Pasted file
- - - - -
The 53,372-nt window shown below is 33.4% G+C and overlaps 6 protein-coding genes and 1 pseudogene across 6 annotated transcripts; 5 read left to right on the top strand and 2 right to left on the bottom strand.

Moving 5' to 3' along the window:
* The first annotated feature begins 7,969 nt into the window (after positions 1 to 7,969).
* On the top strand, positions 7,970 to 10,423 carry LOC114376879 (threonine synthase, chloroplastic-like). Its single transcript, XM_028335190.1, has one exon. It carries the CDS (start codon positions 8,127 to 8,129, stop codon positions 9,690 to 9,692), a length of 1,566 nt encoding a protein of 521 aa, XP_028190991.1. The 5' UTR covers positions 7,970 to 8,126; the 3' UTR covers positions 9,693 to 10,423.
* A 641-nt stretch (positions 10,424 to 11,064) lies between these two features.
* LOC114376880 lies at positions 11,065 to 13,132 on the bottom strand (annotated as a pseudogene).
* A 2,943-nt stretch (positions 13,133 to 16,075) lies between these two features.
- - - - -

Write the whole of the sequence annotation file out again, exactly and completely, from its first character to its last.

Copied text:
The 53,372-nt window shown below is 33.4% G+C and overlaps 6 protein-coding genes and 1 pseudogene across 6 annotated transcripts; 5 read left to right on the top strand and 2 right to left on the bottom strand.

Moving 5' to 3' along the window:
* The first annotated feature begins 7,969 nt into the window (after positions 1 to 7,969).
* On the top strand, positions 7,970 to 10,423 carry LOC114376879 (threonine synthase, chloroplastic-like). Its single transcript, XM_028335190.1, has one exon. It carries the CDS (start codon positions 8,127 to 8,129, stop codon positions 9,690 to 9,692), a length of 1,566 nt encoding a protein of 521 aa, XP_028190991.1. The 5' UTR covers positions 7,970 to 8,126; the 3' UTR covers positions 9,693 to 10,423.
* A 641-nt stretch (positions 10,424 to 11,064) lies between these two features.
* LOC114376880 lies at positions 11,065 to 13,132 on the bottom strand (annotated as a pseudogene).
* A 2,943-nt stretch (positions 13,133 to 16,075) lies between these two features.